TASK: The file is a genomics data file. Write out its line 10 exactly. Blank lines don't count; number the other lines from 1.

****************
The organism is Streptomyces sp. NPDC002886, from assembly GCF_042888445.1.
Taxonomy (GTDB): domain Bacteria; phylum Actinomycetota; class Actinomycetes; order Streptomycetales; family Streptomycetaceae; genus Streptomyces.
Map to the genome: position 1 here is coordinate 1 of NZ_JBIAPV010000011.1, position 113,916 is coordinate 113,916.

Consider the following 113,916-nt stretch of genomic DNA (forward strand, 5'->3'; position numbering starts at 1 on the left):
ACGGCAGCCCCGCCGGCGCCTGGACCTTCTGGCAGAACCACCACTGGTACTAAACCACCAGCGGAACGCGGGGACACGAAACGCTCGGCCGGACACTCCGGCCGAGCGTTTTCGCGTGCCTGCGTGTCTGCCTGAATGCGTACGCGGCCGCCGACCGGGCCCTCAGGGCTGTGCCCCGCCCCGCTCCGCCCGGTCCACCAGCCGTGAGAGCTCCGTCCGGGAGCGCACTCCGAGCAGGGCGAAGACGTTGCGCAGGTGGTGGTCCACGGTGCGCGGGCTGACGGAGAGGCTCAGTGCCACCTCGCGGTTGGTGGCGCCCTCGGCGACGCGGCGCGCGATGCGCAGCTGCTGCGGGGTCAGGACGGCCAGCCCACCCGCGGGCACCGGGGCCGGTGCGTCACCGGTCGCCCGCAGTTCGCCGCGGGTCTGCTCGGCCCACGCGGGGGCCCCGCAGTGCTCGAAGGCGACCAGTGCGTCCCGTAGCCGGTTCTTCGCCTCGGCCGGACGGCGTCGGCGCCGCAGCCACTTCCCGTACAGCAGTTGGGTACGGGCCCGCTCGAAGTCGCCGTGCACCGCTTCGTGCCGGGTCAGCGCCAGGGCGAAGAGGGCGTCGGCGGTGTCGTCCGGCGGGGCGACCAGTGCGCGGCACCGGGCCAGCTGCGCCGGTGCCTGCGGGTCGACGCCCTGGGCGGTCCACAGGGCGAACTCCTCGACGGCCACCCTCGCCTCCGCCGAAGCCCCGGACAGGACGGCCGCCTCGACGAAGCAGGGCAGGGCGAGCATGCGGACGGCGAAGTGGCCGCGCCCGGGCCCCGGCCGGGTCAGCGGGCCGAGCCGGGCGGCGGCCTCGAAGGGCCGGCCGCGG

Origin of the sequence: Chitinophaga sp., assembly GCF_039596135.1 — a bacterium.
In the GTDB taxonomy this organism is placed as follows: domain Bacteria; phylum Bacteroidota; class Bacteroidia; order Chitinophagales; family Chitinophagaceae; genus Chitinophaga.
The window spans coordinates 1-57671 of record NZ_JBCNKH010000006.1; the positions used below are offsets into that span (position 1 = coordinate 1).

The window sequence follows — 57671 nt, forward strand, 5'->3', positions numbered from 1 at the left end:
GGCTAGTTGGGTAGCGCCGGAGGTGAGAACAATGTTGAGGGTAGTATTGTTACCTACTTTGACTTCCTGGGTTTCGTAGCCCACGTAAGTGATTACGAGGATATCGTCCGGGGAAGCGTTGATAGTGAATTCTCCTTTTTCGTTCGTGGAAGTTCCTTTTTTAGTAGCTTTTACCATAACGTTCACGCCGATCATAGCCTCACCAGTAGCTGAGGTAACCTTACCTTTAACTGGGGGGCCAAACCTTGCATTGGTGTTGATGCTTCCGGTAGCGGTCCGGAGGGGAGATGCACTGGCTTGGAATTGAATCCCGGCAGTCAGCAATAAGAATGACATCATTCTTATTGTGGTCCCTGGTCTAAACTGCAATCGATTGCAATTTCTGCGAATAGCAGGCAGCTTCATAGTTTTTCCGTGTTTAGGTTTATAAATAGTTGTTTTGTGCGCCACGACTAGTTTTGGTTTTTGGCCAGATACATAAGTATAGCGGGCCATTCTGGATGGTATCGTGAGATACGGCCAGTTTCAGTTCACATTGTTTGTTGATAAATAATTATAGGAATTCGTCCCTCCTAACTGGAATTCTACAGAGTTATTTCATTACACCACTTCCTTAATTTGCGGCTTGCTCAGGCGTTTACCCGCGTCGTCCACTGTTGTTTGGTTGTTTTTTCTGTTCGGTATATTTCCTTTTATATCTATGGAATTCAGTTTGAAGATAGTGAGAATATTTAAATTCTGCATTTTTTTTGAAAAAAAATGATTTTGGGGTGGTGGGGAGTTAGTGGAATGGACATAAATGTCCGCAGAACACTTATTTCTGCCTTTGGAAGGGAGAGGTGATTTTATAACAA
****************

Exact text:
GGCTAGTTGGGTAGCGCCGGAGGTGAGAACAATGTTGAGGGTAGTATTGTTACCTACTTTGACTTCCTGGGTTTCGTAGCCCACGTAAGTGATTACGAGGATATCGTCCGGGGAAGCGTTGATAGTGAATTCTCCTTTTTCGTTCGTGGAAGTTCCTTTTTTAGTAGCTTTTACCATAACGTTCACGCCGATCATAGCCTCACCAGTAGCTGAGGTAACCTTACCTTTAACTGGGGGGCCAAACCTTGCATTGGTGTTGATGCTTCCGGTAGCGGTCCGGAGGGGAGATGCACTGGCTTGGAATTGAATCCCGGCAGTCAGCAATAAGAATGACATCATTCTTATTGTGGTCCCTGGTCTAAACTGCAATCGATTGCAATTTCTGCGAATAGCAGGCAGCTTCATAGTTTTTCCGTGTTTAGGTTTATAAATAGTTGTTTTGTGCGCCACGACTAGTTTTGGTTTTTGGCCAGATACATAAGTATAGCGGGCCATTCTGGATGGTATCGTGAGATACGGCCAGTTTCAGTTCACATTGTTTGTTGATAAATAATTATAGGAATTCGTCCCTCCTAACTGGAATTCTACAGAGTTATTTCATTACACCACTTCCTTAATTTGCGGCTTGCTCAGGCGTTTACCCGCGTCGTCCACTGTTGTTTGGTTGTTTTTTCTGTTCGGTATATTTCCTTTTATATCTATGGAATTCAGTTTGAAGATAGTGAGAATATTTAAATTCTGCATTTTTTTTGAAAAAAAATGATTTTGGGGTGGTGGGGAGTTAGTGGAATGGACATAAATGTCCGCAGAACACTTATTTCTGCCTTTGGAAGGGAGAGGTGATTTTATAACAA